Dedicated to Deposits: Deals, Data, and Discussion

Fed Raises Discount Rate - Impact to Deposit Rates?

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The Fed raised the discount rate from 0.50% to 0.75% today. It's important to note that this is the discount rate and not the federal funds rate. Here are excerpts from the Fed's press release

The Federal Reserve Board on Thursday announced that in light of continued improvement in financial market conditions it had unanimously approved several modifications to the terms of its discount window lending programs.
[....]
The changes to the discount window facilities include Board approval of requests by the boards of directors of the 12 Federal Reserve Banks to increase the primary credit rate (generally referred to as the discount rate) from 1/2 percent to 3/4 percent.

Note, the Fed funds rate is still stuck at the 0% to 0.25% range, and that's the key rate that has the most influence on bank rates. As I mentioned today, the Fed continues to say to expect the Fed funds rate to be exceptionally low for an extended period.

Elizabeth Dukes, a voting member of the FOMC, gave a speech today that has a good explanation of the discount rate and how it's different than the federal funds rate. Here's a relevant excerpt from her speech

As I mentioned earlier, the discount rate is the rate we charge banks that borrow at our discount window. It is not the rate we target for monetary policy purposes. I'd emphasize that the changes are simply a reversal of the spread reduction we made to combat stigma and like the closure of a number of extraordinary credit programs earlier this month, represent further normalization of the Federal Reserve's lending facilities; they do not signal any change in the outlook for monetary policy and are not expected to lead to tighter financial conditions for households and businesses.

I had actually reported on rumors that the Fed would soon be hiking the discount rate in this Tuesday Notice. Today's hike was a small surprise in that the rate hike happened this soon. Fox Business reported that analysts had expected the rate hike next month. The markets appear to be surprised by this move, and thus we're seeing a strengthening dollar and higher Treasury yields. This may be a sign that interest rates will rise sooner than what had recently been expected.

There was also news today of higher than expected producer price index, but according to this MarketWatch article, the PPI is much less important than the consumer price index as a measure of inflation.

Update 2/19/10: The CPI was just released this morning, and the news is not good for those hoping for higher interest rates. According to MarketWatch

U.S. core consumer prices fell a seasonally adjusted 0.1% in January, the first decline since 1982, the Labor Department estimated Friday. [...] Inflation was weaker than expected by economists surveyed by MarketWatch.

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3 comments.
Comment #1 by Anonymous posted on
Anonymous
The discount rate raised is not the feds fund rate but it is the "emergency window" rate which used to be 100 bp above the rate above the fund rate and was lowered to 50 bp during the crisis. We are still far from a real fund rate increase and expecting any favorable change in CD rates is too early. This being said 16.8% annual wholesale inflation is too high. It is my belief that the feds are aiming at a 5-7% inflation rate as an exity strategy which will support housing price and cause the necessary reduction in standard of living to accomodate the new reality.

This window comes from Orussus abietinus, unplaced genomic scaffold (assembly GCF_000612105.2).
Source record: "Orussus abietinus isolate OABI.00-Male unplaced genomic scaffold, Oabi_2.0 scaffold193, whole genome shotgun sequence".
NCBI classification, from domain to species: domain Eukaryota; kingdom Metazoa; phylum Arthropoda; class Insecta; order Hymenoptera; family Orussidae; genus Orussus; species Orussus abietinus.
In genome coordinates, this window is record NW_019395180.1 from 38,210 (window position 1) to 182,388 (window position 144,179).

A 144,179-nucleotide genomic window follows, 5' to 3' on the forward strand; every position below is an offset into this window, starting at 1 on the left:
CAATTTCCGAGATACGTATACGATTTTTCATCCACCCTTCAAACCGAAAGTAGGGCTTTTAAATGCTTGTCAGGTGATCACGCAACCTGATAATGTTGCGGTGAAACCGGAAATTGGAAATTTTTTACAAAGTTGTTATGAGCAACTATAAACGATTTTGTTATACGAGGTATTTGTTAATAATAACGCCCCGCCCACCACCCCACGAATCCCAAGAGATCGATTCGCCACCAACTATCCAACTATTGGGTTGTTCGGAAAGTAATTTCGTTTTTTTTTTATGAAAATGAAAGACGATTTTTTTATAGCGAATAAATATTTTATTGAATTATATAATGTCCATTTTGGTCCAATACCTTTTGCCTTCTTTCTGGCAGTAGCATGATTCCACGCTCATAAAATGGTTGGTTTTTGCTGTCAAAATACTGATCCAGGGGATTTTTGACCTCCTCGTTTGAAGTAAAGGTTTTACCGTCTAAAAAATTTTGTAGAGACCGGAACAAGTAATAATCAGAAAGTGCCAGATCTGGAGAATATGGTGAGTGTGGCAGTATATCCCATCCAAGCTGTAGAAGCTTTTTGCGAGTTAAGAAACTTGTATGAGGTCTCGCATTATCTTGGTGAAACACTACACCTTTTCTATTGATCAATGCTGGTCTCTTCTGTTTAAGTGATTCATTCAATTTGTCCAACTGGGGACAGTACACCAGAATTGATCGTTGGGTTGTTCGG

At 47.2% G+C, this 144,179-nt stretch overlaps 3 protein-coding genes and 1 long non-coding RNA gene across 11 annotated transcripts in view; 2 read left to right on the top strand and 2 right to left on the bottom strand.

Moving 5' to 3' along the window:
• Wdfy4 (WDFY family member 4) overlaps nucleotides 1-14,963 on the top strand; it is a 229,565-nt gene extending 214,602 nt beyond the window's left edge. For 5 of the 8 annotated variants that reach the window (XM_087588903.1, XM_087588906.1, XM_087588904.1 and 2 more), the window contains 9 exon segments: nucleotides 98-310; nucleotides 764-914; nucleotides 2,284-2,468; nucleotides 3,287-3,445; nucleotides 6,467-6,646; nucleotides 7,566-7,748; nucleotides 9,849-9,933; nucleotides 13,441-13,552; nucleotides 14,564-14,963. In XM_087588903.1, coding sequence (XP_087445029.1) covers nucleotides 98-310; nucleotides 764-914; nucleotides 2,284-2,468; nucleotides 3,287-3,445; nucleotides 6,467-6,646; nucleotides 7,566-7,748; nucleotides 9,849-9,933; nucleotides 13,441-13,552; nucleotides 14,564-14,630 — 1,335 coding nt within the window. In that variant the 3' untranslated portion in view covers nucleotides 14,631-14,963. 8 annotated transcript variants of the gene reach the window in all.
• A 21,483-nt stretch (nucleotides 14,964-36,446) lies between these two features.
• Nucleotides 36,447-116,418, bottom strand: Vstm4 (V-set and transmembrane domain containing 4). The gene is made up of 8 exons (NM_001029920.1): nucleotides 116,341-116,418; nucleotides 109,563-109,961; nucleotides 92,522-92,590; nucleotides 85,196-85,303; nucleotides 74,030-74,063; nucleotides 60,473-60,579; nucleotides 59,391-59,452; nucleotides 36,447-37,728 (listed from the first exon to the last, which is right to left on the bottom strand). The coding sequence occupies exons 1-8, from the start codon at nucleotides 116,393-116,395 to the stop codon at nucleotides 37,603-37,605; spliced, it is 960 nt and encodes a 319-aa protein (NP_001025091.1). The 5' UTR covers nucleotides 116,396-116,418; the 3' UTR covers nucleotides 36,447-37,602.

Politically anything above 6 or 7% inflation will be too heavy to sustain. But if there is no inflation then the housing sector will crash again within 1 year and the unemplyment rate will head north again.


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Comment #2 by Anonymous posted on
Anonymous
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Err ... what I suspect this means is that FED is 'encouraging' the banks which borrow from FED to find the money 'elsewhere' if they find favorable terms.  In effect this shift could lead to the banks seeking the loan from themselves rather than going to the FED.

So ... perhaps it follows that such banks that have the funds to lend might benefit from such lending.  ... And where do they get such funds to lend? ... A small fraction of it could come from the depositors!  ( Yes!  ... as some would like to say 'we-the-savers'. )  Which might mean that the banks may start offering a teeny tiny 'better' deal to their depositors!

 

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Comment #3 by Anonymous posted on
Anonymous
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Err ... forgot to mention that the government bonds have taken a large hit.  Which means that the Yields have risen. Generally there is a positive corelation between the government bond yields and the deposit rates and also the mortage rates.

Long to medium duration bonds have fallen.  The exchange-traded-funds TLT, TLH and IEF have all fallen in recent days, pushing up the yields.

Maybe ... just maybe ... this could be the beginning of the what the bloggers here (you-the-savers) are waitating for ... higher yields for your savings and CDs.

 

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